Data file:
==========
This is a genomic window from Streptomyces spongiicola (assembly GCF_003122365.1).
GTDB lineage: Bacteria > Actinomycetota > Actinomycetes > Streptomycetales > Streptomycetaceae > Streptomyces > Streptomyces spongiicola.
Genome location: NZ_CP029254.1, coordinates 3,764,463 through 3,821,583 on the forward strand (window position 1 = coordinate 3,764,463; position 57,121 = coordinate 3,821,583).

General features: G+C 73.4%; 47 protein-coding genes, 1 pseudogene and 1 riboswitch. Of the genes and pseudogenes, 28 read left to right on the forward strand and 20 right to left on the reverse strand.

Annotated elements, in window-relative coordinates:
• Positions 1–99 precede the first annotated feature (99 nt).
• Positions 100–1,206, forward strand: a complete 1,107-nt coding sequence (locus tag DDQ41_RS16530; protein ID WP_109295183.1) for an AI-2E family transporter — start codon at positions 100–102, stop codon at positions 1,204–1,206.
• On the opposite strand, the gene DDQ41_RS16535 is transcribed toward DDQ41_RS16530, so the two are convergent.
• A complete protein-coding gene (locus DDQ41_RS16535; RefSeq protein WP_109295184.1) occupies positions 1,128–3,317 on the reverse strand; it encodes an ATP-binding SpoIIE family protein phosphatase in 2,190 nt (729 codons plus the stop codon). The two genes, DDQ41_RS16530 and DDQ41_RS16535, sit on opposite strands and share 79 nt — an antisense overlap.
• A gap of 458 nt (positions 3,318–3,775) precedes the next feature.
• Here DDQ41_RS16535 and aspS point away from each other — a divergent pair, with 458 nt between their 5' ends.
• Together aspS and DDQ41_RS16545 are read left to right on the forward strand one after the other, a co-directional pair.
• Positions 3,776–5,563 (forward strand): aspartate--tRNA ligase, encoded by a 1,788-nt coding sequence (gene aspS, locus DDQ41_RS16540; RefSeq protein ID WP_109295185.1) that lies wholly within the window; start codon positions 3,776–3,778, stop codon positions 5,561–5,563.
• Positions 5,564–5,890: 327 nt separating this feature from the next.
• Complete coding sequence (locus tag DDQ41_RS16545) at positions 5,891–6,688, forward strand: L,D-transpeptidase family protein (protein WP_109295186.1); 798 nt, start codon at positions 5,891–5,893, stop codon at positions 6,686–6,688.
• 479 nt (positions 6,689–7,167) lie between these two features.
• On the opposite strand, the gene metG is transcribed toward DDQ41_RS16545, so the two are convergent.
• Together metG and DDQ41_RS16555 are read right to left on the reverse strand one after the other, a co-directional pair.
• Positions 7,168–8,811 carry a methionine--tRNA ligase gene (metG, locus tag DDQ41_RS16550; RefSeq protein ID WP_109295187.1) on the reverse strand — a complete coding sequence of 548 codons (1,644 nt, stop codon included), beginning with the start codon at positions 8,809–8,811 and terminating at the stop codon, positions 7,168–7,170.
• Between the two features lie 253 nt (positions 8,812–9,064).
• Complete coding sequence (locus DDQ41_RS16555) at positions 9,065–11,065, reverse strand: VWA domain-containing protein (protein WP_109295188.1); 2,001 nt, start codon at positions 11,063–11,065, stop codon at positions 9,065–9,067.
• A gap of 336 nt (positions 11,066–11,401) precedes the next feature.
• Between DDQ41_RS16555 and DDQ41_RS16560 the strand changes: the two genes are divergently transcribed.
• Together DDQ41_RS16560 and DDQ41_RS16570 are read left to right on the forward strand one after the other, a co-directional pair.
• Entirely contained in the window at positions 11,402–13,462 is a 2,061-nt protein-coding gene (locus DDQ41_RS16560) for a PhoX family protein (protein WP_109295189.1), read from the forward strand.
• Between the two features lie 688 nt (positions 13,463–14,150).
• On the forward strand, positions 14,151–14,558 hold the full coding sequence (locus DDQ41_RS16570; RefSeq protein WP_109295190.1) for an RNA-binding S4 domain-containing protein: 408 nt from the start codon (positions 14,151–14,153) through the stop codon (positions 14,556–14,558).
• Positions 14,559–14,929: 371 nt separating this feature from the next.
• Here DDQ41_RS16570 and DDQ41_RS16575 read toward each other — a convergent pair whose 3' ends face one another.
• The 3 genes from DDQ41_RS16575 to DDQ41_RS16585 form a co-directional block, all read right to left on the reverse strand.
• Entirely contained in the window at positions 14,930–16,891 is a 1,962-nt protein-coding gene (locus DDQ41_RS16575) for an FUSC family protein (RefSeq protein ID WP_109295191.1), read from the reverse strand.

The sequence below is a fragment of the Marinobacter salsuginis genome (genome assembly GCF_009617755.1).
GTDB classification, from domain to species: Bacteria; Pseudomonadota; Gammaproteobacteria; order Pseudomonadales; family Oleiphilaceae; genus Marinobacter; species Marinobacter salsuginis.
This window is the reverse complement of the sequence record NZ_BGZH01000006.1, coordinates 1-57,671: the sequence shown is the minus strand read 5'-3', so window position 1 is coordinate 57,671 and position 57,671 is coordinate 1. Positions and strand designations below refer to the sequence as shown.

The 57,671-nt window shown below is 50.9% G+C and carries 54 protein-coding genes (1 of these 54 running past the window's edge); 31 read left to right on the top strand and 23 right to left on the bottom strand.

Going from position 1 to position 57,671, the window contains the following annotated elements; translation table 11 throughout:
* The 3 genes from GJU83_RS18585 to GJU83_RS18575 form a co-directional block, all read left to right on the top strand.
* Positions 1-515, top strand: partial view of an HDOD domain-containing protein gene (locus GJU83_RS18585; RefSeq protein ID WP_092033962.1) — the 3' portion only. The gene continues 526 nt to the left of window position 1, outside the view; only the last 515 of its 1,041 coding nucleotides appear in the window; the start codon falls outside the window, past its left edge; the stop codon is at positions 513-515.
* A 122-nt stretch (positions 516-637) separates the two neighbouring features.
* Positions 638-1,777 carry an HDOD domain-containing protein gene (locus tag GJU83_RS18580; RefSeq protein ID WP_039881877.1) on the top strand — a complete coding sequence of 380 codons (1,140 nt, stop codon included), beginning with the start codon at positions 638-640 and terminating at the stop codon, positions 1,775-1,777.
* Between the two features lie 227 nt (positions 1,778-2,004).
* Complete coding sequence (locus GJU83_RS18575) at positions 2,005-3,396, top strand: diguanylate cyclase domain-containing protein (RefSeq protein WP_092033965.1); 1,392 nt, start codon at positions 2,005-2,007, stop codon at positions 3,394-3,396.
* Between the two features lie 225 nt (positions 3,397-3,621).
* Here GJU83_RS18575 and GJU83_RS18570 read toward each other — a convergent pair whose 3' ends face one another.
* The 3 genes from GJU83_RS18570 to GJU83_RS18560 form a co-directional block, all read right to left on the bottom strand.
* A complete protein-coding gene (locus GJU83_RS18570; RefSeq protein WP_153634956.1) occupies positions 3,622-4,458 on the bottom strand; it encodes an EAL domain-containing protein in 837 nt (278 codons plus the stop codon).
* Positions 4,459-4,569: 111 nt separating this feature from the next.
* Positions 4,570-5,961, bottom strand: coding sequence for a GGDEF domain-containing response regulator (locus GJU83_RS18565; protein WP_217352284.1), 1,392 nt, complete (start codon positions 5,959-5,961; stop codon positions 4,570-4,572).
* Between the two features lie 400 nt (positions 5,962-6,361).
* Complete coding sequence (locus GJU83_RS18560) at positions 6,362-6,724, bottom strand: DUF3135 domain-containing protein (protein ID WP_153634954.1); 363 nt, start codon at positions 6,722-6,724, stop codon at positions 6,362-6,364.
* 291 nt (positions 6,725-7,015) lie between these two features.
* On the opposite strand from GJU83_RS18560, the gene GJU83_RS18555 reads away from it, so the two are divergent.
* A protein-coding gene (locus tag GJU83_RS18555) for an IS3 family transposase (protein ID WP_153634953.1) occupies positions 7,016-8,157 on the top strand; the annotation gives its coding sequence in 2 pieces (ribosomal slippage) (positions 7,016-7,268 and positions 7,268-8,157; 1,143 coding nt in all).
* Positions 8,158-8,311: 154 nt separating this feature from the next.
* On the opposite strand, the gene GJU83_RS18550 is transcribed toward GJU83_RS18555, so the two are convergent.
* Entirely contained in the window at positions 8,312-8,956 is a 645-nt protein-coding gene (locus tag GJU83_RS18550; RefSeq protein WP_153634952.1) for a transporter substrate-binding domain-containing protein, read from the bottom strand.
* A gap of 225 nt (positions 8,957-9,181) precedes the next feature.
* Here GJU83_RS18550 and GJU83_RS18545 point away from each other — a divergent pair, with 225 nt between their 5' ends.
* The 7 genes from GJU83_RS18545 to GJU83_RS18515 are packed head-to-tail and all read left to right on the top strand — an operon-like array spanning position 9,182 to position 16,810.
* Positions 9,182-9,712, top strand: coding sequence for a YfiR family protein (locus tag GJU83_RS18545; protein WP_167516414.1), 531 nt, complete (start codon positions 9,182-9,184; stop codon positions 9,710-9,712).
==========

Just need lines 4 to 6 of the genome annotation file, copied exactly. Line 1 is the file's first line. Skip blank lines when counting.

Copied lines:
General features: G+C 73.4%; 47 protein-coding genes, 1 pseudogene and 1 riboswitch. Of the genes and pseudogenes, 28 read left to right on the forward strand and 20 right to left on the reverse strand.

Annotated elements, in window-relative coordinates:
• Positions 1–99 precede the first annotated feature (99 nt).